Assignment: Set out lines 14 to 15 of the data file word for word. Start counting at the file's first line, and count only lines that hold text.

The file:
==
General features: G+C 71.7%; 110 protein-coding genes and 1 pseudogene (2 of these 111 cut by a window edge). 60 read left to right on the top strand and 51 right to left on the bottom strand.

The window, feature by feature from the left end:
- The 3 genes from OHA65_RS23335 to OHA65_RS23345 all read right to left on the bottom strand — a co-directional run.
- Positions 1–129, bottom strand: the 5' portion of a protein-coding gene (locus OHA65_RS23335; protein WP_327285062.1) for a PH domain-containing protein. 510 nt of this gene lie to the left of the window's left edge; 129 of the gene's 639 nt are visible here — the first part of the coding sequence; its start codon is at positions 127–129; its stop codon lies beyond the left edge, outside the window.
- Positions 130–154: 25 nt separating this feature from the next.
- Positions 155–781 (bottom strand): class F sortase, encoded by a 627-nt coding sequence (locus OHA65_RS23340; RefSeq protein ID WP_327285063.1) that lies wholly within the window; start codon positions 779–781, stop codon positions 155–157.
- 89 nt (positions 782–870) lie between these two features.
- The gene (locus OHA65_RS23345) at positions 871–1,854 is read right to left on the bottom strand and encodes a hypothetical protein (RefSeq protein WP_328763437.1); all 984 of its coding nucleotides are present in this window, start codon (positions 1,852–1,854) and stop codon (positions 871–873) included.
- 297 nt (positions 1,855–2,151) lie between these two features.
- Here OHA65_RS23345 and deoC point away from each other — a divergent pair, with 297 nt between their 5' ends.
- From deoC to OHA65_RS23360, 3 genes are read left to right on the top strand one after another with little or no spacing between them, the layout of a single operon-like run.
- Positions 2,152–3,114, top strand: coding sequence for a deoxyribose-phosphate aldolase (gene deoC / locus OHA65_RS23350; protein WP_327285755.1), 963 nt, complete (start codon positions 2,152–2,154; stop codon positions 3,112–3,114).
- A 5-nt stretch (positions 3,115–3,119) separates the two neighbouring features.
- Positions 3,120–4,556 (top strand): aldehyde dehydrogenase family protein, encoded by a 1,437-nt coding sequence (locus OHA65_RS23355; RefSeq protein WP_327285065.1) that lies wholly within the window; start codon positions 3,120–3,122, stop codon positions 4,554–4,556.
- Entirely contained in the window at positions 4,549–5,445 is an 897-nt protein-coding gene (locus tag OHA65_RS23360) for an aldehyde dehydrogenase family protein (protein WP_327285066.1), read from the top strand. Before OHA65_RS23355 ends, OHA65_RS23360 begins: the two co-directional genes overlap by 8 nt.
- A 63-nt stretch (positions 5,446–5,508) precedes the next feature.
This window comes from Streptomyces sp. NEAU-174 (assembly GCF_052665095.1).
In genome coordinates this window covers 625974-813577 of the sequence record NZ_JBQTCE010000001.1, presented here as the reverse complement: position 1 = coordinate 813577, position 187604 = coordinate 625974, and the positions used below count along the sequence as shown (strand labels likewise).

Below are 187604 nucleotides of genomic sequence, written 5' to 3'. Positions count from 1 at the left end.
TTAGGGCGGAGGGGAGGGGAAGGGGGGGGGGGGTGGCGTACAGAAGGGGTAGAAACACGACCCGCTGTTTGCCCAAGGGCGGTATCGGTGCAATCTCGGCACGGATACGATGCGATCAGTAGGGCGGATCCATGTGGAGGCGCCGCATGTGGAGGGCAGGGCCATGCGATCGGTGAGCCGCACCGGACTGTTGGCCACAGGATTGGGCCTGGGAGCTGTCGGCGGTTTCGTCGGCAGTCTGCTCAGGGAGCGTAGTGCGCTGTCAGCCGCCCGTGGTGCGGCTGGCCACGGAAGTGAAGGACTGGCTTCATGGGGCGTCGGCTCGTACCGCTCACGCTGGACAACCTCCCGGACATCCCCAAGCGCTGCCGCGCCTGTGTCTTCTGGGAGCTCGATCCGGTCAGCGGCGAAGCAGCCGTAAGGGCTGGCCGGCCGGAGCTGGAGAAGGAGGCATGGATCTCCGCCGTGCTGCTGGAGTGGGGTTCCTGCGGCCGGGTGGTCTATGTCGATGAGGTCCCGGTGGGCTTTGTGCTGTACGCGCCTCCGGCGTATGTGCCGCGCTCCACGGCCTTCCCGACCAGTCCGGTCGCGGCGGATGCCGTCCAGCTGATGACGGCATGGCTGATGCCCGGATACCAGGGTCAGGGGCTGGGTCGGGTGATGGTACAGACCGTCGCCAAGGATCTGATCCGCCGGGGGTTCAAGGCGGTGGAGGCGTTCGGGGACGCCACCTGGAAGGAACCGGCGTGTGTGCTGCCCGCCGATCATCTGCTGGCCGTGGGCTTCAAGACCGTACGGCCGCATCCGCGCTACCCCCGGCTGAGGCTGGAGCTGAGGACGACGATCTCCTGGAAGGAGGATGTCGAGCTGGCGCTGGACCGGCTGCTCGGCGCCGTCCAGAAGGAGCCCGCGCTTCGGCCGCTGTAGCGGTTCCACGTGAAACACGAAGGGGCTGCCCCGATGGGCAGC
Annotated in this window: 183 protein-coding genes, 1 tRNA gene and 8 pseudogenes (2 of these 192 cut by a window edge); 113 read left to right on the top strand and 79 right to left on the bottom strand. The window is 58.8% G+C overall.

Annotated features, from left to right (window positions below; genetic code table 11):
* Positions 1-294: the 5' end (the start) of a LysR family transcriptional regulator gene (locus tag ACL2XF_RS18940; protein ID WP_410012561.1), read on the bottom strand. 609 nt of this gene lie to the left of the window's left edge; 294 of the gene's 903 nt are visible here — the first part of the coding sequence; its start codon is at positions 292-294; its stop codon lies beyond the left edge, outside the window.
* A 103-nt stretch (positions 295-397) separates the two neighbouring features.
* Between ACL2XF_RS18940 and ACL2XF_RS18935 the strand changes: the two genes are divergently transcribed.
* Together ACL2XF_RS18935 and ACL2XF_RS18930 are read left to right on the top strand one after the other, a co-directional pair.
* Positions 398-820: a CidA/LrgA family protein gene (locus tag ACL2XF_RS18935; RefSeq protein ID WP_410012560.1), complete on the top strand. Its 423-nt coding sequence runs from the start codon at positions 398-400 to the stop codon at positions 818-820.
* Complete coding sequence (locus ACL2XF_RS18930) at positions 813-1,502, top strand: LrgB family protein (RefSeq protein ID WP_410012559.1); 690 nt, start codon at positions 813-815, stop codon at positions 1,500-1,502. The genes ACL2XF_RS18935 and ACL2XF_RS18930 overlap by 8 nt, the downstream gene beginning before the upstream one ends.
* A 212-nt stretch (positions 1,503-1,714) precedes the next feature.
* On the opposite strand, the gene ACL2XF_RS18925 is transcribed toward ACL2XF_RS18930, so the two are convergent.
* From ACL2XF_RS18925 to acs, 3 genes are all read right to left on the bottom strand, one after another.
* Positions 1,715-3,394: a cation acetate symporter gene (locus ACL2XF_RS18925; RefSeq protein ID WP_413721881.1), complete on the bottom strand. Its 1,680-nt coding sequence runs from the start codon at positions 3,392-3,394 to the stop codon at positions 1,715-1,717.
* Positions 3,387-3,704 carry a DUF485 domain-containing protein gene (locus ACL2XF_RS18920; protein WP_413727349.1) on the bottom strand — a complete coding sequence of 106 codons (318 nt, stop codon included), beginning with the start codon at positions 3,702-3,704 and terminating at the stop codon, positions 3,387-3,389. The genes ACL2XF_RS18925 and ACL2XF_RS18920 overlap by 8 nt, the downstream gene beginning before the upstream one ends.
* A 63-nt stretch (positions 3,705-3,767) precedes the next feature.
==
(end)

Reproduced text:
- Positions 3,120–4,556 (top strand): aldehyde dehydrogenase family protein, encoded by a 1,437-nt coding sequence (locus OHA65_RS23355; RefSeq protein WP_327285065.1) that lies wholly within the window; start codon positions 3,120–3,122, stop codon positions 4,554–4,556.
- Entirely contained in the window at positions 4,549–5,445 is an 897-nt protein-coding gene (locus tag OHA65_RS23360) for an aldehyde dehydrogenase family protein (protein WP_327285066.1), read from the top strand. Before OHA65_RS23355 ends, OHA65_RS23360 begins: the two co-directional genes overlap by 8 nt.